Tracy Burrows

I support the 8th Principle because it calls us to the important work of building a diverse multicultural Beloved Community. The phrase “Beloved Community” in the 8th Principle was originally popularized by Dr. Martin Luther King, who used it to describe a spirit of love that is founded in goodwill, inclusion, and reconciliation. The Principle describes the building of a Beloved Community as a spiritual journey that will require growth and change from each of us.

This congregation has long supported my journey of adopting new (for me) perspectives, expanding my cultural competence, and stretching my empathy muscles. It is a life-long journey that has challenged me to rethink what it means to be truly welcoming and inclusive. Inclusivity goes way beyond opening our doors to all who embrace the UU principles. It means actively seeking an understanding of how those who walk through our doors experience our community and being willing to change in order to improve those experiences for everyone.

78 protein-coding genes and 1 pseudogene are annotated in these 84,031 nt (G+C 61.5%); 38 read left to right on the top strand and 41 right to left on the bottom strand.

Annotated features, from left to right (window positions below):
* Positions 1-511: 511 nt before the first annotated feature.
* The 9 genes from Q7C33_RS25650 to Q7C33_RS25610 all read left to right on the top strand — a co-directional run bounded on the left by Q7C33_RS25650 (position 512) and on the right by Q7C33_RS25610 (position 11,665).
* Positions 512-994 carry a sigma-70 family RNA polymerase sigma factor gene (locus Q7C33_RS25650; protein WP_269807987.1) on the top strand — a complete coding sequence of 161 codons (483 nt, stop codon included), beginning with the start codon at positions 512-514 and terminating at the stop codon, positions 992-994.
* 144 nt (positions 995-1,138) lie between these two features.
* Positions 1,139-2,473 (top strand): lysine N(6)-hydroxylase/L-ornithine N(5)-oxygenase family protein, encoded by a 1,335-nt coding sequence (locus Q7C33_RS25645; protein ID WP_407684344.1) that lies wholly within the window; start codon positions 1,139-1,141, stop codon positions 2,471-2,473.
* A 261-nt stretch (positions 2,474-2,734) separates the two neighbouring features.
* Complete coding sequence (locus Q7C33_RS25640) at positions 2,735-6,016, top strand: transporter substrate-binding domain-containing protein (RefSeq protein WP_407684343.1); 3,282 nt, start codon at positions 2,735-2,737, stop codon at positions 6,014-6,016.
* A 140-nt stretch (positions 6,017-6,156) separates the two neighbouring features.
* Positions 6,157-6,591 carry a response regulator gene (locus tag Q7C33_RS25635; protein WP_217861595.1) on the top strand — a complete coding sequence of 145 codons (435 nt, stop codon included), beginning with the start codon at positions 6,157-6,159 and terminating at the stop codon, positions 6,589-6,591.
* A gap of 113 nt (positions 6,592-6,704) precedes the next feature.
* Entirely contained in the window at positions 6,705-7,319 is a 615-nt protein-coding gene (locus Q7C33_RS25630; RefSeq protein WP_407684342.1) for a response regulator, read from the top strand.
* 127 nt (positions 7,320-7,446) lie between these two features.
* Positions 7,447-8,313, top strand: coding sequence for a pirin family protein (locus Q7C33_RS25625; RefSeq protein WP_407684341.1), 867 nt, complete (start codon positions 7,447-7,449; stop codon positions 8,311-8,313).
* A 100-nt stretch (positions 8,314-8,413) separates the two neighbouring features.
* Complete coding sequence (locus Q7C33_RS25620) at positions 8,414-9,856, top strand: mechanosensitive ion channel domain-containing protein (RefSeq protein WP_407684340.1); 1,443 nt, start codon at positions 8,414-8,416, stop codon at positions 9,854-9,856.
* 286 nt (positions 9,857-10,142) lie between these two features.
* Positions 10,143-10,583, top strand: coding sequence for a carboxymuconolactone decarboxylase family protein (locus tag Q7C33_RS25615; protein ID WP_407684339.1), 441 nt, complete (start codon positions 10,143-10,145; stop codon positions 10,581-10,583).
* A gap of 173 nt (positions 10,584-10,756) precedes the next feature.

It hasn’t always been comfortable for me to hear of the ways that I’ve fallen short of supporting a multicultural, Beloved Community at Westside. But these experiences have also spurred intense self-reflection and growth. I know I’ve made mistakes in cross-cultural communication. I want to be accountable for the times when I’ve said or done something that has caused pain. When someone tells me that I’ve diminished or tokenized their identity, they are calling me back to help me restore the fullness of my own humanity. The 8th Principle’s journey toward spiritual wholeness spurs us to work together to create a more humane community, without judgment and with love.

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